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Press [Chaosium] Can some Investigators help solve this real-life Call of Cthulhu mystery?: 'Out of the Suitcase' with Chaosium president Rick Meints

Chaosium President Rick Meints shares stories from a life-time as a collector of all things Chaosium

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Forty years ago, on Halloween 1981, The Chaosium debuted our Call of Cthulhu RPG on an unsuspecting world. Canadian artist Gene Day, well-known for his work for Marvel Comics, painted the classic box art of a party of investigators in a graveyard (note the headstone in the bottom left corner!).

Inside, the cover of the rules book featured the now iconic picture of Cthulhu rising out of the ocean. This art was also by Gene, who died in 1982.

Until this month, what I didn't know was that Gene did not draw this particular Cthulhu image for the Call of Cthulhu RPG. He created it for an earlier unknown publication. Perhaps the following clues will allow one of you to help me figure out what that publication was? Here's what I know:

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In early 1979, Shadow Press (of Canada) published a special edition collection of Gene Day's art called All Things Dark and Dangerous. They printed 950 numbered copies, each signed by Gene. It has a general list of the publications all the art first appeared in (see pic at right below), but unfortunately not on a piece-by-piece basis.

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So which of these publications was the Cthulhu picture originally in? More than likely, it is from something published between 1973-1978...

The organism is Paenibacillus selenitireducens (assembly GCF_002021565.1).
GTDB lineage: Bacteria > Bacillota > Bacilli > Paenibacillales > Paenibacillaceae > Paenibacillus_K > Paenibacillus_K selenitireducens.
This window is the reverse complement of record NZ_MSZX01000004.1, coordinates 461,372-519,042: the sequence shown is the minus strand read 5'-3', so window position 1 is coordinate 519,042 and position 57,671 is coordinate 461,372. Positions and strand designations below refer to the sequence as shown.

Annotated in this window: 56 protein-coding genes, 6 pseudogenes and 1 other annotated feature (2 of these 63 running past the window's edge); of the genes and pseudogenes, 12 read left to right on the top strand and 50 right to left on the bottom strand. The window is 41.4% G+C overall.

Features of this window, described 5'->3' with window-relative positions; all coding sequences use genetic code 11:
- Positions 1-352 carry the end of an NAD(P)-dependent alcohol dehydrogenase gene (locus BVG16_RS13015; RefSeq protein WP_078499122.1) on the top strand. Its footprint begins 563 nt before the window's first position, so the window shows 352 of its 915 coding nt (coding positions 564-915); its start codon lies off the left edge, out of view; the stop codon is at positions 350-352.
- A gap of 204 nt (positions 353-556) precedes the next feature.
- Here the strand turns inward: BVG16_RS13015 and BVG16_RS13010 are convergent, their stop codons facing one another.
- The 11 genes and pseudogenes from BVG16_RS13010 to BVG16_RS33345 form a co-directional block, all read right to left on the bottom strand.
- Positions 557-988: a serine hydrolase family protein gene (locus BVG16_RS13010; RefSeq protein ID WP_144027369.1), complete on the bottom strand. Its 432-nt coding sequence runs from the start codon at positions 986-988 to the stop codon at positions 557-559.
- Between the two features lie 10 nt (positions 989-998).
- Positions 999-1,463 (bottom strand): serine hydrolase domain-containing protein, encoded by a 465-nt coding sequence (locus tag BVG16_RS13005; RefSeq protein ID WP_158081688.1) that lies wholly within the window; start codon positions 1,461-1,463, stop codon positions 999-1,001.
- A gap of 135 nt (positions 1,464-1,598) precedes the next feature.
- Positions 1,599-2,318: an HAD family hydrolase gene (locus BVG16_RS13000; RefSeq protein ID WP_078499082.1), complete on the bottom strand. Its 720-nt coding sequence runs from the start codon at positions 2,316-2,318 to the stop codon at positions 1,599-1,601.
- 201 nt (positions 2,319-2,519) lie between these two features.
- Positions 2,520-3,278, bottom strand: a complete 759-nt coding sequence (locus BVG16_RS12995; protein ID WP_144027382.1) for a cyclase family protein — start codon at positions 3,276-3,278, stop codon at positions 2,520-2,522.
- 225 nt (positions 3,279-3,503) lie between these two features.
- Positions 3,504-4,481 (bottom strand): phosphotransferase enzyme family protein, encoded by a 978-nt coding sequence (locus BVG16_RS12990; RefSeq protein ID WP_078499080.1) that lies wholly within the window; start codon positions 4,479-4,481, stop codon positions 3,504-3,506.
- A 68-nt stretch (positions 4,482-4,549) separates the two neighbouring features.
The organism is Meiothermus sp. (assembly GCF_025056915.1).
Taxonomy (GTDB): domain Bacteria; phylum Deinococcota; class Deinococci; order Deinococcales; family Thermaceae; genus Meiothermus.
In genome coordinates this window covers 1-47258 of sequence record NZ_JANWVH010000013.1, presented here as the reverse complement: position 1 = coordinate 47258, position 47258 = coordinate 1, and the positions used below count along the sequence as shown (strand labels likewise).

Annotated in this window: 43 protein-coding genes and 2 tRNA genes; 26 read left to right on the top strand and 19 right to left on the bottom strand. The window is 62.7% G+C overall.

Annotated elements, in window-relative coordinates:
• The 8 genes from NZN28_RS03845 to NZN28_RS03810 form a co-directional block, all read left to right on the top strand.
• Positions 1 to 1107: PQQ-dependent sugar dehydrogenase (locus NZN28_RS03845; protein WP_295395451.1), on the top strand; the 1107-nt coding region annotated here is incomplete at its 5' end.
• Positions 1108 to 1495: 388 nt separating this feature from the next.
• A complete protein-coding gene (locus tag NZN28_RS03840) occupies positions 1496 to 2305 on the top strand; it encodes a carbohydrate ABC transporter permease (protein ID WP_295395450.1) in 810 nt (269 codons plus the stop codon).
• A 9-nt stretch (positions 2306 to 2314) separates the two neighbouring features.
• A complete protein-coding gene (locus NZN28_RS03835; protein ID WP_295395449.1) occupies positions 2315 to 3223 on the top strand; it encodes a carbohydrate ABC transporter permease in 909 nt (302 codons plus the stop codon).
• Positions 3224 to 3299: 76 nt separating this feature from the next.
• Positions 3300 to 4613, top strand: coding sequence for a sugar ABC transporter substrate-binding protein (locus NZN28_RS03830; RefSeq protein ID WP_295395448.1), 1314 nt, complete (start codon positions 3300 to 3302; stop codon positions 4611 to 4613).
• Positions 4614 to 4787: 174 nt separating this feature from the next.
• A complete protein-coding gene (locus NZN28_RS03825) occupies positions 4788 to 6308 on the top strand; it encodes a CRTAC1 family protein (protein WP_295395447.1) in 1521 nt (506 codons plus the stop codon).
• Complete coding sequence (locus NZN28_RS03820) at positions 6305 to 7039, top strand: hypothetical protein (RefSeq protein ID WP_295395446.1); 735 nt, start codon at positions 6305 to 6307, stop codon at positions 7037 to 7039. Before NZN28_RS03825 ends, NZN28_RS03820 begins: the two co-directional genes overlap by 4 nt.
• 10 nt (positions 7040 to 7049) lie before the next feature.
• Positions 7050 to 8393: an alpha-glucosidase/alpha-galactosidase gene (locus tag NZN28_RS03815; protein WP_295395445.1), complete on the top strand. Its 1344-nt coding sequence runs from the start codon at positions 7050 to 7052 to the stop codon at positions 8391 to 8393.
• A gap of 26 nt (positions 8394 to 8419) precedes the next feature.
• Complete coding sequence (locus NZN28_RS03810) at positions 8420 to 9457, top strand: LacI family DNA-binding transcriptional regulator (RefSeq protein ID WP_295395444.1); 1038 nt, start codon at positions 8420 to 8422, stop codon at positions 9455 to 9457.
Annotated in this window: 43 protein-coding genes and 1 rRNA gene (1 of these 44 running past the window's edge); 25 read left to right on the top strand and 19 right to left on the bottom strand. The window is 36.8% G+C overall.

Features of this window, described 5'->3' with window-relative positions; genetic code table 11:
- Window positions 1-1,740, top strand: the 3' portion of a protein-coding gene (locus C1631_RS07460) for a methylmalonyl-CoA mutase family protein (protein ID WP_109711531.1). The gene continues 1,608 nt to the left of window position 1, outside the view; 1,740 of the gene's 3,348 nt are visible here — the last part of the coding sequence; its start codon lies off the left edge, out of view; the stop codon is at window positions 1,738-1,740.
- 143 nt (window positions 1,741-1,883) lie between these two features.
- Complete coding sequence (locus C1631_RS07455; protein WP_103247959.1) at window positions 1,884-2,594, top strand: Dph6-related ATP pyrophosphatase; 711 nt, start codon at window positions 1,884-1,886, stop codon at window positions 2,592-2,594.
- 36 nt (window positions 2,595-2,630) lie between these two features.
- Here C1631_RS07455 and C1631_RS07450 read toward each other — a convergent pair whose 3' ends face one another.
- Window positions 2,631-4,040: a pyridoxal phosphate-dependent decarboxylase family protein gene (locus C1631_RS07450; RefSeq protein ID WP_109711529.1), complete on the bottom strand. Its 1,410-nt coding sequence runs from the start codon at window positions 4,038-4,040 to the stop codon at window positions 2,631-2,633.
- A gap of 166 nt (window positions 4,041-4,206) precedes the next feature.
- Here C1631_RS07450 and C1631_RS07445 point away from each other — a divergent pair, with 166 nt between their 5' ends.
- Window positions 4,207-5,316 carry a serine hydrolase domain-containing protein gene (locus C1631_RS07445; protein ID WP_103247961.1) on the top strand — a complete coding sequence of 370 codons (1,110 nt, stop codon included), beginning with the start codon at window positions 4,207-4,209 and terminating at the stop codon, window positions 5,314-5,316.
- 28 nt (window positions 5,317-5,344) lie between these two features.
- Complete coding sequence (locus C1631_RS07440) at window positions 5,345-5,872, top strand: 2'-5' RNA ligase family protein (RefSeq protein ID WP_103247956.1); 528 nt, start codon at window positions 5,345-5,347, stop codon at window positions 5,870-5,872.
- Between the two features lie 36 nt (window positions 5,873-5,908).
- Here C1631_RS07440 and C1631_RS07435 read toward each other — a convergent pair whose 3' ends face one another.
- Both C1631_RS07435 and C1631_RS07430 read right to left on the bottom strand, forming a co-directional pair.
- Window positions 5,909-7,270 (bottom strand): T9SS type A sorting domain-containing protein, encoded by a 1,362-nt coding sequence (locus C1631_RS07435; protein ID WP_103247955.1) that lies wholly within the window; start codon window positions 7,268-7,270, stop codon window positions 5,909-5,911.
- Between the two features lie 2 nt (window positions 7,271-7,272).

BTW there's lots of early Gloranthan and Lords of the Middle Sea art featured in the book too!

These are a few of my favourite things...​

Speaking of first edition Call of Cthulhu, a while back I got to contemplating how many of the early Call of Cthulhu volumes of quaint and curious forgotten lore would fit inside the original two-inch Call of Cthulhu box. We recently brought back the one-inch Chaosium box with the Call of Cthulhu Starter set and it was well received, so a two-inch box might be doubly so. Some people know we have a desire to see what's been out of print for far too long finding a way back into print.

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Lo and behold, all of the items on the table fit neatly inside of the box! Normally, a 40th anniversary is "ruby" themed, but that doesn't mean it couldn't have a substantial "paper" component to it as well...

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Note: The map fits too, but I wanted a cool background.
 

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A note from Rick:

In my last "Out of the Suitcase" post I had a real-life Call of Cthulhu mystery to solve: Gene Day's iconic depiction of Cthulhu, as featured on the front page of the Call of Cthulhu first edition rule book (below right), was not actually commissioned for that project. In fact, it predated the Call of Cthulhu RPG by several years, and we were curious to find out what its origins were.

After doing some research and having a wonderful, informative discussion with David Day, Gene’s younger brother (who is an excellent artist as well – for Chaosium he did the cover art for 1985's Alone Against the Wendigo), here’s what we believe to be the case:

Gene used to draw pictures every day, as in every single day, whether it was for an assignment or just to build his portfolio. There are actually several Call of Cthulhu-related pictures in his 1979 art book All Things Dark and Dangerous that we believe Gene just drew as part of his daily routine.

It’s very likely that Greg Stafford, who had been working with Gene since the mid-70s, knew about this art book. When it came time to commission art for the Call of Cthulhu first edition, which had a TOTAL art budget of $750, they commissioned Gene to do a color painting for the box cover (below left), and also purchased some of his pre-existing Cthulhu pictures as well.

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BTW, it turns out that a color painting by Gene Day is a very rare thing. David explained that Gene was color blind and preferred working in ink. His brothers even labelled his paint tubes for him and would color-check his work.

Alas, we don’t know who is in possession of the original cover painting. I spoke with Sandy Petersen about this, but he was not involved in the art direction – this was all done before he became a Chaosium employee, which was shortly after Call of Cthulhu was published.
 

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